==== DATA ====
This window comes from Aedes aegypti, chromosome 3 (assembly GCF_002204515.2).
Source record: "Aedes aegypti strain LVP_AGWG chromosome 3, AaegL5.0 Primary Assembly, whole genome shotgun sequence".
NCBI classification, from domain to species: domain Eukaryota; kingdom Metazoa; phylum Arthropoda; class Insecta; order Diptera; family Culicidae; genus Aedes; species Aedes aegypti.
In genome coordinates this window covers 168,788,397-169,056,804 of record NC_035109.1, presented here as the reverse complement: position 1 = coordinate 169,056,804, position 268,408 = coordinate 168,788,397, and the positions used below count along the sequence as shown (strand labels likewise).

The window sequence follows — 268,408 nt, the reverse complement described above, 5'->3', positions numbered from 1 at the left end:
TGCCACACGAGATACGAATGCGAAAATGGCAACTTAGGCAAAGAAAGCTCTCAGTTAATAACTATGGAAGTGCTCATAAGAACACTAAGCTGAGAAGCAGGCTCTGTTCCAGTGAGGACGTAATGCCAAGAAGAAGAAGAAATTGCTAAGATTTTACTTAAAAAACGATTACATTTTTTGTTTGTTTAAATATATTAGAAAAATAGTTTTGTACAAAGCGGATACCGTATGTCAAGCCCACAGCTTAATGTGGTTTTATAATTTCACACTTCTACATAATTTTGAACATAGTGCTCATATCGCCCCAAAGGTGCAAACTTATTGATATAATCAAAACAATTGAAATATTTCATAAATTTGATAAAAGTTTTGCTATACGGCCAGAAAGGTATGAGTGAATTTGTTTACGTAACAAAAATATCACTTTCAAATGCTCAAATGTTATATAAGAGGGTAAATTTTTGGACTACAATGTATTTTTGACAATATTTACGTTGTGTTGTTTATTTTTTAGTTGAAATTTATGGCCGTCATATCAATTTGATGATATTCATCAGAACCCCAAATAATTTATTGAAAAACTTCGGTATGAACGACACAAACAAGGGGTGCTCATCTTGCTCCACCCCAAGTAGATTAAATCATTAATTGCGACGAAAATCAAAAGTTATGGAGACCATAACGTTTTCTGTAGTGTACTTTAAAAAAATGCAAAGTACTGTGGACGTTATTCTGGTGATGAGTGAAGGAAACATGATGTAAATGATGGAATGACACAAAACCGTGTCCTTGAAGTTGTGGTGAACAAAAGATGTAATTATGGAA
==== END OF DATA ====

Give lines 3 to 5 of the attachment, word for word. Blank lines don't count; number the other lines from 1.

NCBI classification, from domain to species: domain Eukaryota; kingdom Metazoa; phylum Arthropoda; class Insecta; order Diptera; family Culicidae; genus Aedes; species Aedes aegypti.
In genome coordinates this window covers 168,788,397-169,056,804 of record NC_035109.1, presented here as the reverse complement: position 1 = coordinate 169,056,804, position 268,408 = coordinate 168,788,397, and the positions used below count along the sequence as shown (strand labels likewise).

The window sequence follows — 268,408 nt, the reverse complement described above, 5'->3', positions numbered from 1 at the left end: